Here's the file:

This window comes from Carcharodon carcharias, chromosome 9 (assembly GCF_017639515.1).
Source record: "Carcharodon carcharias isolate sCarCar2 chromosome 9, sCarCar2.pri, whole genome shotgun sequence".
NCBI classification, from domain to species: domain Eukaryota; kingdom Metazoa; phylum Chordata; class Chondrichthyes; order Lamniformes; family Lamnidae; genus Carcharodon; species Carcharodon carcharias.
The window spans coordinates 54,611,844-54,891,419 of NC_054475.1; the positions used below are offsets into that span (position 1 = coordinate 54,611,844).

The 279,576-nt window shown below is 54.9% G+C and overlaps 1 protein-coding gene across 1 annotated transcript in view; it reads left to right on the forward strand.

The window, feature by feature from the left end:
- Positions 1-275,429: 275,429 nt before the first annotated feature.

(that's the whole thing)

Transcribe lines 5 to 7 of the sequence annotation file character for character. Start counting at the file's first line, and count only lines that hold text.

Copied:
The 279,576-nt window shown below is 54.9% G+C and overlaps 1 protein-coding gene across 1 annotated transcript in view; it reads left to right on the forward strand.

The window, feature by feature from the left end:
- Positions 1-275,429: 275,429 nt before the first annotated feature.